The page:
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Defiance and hope... why the bands are playing on

As Ariana Grande arrives to lead a line-up of stars at tomorrow night's Manchester One Love tribute gig, Phoebe Luckhurst reports from a shaken but resilient city

Tomorrow night, the band will play on again. Pop star Ariana Grande, who had just finished her encore when a suicide bomber detonated his weapon on May 22, is to return to Manchester, flanked by acts including Miley Cyrus and Justin Bieber, to perform for an audience of 50,000 people. Tickets for the Manchester One Love concert sold out in under six minutes when they went on sale on Thursday.

Holding the concert is a defiant act for a city that is resilient, but still shaken. All those who attended the original gig have been offered a ticket, which means that, for some of tomorrow's attendees, the concert means revisiting an evening that assumed the grotesque unreality of nightmare.

Georgia Faye, a 19-year-old psychology student who was at the original Ariana Grande concert, will be there.

"The best day quickly turned into the worst," she says, speaking about the night. "I still don't really know what to think of it all." When she learned the identity of the first named victim of the attack, Georgina Callander, she was "devastated". Faye had met Callander at a concert last year for American girl group Fifth Harmony.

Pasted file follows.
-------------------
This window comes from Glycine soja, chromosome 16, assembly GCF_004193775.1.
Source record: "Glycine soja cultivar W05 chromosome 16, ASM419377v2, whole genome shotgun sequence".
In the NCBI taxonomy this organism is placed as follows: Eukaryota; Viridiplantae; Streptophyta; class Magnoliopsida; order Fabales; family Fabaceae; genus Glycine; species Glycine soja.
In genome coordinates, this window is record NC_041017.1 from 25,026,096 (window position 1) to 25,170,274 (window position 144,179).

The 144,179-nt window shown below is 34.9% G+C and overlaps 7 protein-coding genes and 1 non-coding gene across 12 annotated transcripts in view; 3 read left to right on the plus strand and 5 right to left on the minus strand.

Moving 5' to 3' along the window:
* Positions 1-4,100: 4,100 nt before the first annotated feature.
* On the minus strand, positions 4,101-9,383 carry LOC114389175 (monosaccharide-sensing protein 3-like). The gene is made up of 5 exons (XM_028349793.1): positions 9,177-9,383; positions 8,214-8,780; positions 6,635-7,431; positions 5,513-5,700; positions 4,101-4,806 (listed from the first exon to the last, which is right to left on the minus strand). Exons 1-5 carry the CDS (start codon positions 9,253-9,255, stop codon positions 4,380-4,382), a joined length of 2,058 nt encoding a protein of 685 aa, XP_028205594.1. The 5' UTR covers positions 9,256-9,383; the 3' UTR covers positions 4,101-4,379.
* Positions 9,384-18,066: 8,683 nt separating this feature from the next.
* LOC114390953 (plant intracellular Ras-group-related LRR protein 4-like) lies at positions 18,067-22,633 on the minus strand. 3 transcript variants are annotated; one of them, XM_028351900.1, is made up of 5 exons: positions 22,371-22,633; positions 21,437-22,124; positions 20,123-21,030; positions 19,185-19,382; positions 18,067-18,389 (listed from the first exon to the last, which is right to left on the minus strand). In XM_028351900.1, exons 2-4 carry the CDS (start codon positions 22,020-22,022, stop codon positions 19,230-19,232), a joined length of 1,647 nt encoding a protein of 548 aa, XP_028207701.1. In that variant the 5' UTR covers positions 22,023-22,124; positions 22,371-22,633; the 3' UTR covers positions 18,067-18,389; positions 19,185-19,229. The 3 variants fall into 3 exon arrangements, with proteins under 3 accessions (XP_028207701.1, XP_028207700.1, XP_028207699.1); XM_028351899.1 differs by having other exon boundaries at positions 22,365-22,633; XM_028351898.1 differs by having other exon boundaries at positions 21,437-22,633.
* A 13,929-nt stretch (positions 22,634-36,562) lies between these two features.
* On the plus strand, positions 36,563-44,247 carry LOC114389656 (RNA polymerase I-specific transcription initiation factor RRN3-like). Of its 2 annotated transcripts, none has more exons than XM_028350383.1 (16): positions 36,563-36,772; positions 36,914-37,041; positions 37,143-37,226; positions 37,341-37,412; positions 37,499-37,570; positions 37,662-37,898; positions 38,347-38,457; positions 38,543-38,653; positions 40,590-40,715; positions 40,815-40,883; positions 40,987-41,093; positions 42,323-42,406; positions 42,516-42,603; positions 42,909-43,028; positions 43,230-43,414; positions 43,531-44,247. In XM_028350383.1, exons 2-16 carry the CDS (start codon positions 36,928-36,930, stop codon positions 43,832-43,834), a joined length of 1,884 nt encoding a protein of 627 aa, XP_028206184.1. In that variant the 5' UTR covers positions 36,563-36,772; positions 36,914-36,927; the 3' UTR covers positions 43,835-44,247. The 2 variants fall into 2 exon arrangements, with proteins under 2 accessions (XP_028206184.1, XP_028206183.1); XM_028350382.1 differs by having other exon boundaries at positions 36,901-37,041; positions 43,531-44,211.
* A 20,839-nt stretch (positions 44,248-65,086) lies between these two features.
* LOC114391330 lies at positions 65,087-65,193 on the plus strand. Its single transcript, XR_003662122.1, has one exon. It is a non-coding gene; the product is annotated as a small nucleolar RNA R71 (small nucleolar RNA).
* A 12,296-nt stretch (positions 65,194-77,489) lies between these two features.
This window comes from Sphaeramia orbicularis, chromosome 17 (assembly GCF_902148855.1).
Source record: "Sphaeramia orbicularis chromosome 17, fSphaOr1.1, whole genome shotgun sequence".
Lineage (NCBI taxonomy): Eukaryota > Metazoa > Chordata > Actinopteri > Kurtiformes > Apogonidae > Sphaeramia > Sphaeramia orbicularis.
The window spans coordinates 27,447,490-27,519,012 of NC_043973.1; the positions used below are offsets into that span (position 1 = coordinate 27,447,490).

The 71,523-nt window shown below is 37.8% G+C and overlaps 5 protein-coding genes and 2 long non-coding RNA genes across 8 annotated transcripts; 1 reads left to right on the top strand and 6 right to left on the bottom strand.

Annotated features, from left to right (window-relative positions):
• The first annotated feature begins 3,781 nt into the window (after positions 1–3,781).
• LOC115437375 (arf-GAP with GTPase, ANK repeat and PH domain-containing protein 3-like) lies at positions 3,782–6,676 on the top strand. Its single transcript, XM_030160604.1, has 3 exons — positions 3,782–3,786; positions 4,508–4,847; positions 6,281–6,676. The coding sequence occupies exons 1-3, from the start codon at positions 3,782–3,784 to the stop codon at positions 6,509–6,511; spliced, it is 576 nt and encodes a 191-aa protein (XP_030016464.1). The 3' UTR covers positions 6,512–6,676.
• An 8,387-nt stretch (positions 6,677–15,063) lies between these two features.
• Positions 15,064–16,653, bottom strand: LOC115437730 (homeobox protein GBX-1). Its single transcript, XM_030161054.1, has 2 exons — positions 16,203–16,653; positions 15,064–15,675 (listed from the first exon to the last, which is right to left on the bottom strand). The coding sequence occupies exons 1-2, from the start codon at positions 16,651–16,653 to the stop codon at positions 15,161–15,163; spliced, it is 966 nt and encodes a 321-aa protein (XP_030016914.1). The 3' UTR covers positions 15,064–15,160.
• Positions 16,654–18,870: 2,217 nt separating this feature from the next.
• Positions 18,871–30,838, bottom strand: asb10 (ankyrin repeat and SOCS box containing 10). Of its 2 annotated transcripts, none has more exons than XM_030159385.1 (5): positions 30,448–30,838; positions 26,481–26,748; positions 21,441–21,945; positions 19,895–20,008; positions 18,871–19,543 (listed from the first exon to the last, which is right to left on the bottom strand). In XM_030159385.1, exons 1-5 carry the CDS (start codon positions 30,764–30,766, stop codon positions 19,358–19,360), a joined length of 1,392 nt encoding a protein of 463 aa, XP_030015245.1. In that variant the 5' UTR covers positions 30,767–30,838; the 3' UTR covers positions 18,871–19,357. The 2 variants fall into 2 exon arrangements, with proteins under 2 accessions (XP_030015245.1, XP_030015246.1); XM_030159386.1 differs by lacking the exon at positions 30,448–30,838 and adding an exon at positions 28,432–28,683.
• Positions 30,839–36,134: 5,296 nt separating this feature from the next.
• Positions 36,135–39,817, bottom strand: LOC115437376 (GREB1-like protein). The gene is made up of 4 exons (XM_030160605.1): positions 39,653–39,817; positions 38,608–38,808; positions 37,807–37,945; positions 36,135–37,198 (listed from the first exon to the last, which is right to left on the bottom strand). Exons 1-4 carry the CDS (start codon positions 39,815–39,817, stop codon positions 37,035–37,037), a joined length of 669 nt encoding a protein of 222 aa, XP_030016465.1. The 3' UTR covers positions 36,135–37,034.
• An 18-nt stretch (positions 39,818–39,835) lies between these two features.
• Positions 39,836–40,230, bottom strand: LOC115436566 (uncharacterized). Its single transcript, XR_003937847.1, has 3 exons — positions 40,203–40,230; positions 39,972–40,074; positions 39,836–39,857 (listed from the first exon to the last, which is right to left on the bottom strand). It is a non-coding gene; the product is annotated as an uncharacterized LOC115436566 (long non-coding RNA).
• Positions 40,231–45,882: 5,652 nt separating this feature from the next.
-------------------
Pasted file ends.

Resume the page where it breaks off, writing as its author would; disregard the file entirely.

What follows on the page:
"I didn't know her well, but she was lovely," says Faye. "It's heartbreaking." She has found strength in speaking to other fans who attended the original concert, and hopes to meet some of them tomorrow.

"It's helped by knowing I'm not the only one feeling like I do."

For 21-year-old Lauren Lindley, a Manchester University student who is going tomorrow with her boyfriend, his sister and his sister's husband, attendance equals solidarity with the city. She wasn't at the original gig, but knows people who were.

"We don't want artists or fans being afraid of Manchester and we thought just being there would have such an impact. We wanted to be a part of history." Is she worried about security? "I'm not. I don't think we should all stop doing what we love and enjoy because of terrorism. It would mean they have won."

"I think it's natural for people to be worried, especially those who were at the concert, but the worst thing we can do is let the actions of one terrible individual dictate how we live our lives," agrees Mike Webster, a 27-year-old IT engineer attending tomorrow with his girlfriend, sister and his sister's girlfriend.

Grande announced the concert, which will take place at Old Trafford cricket ground, by sharing an Instagram image: black text, Manchester One Love, etched across a millennial pink background. The 'O' in "Love" was styled as a ribbon of solidarity, decked with her signature rabbit ears, a symbol shared across social media in the wake of the attack. Her post promised that "proceeds will benefit the victims and families affected by the Manchester attack on May 22, 2017".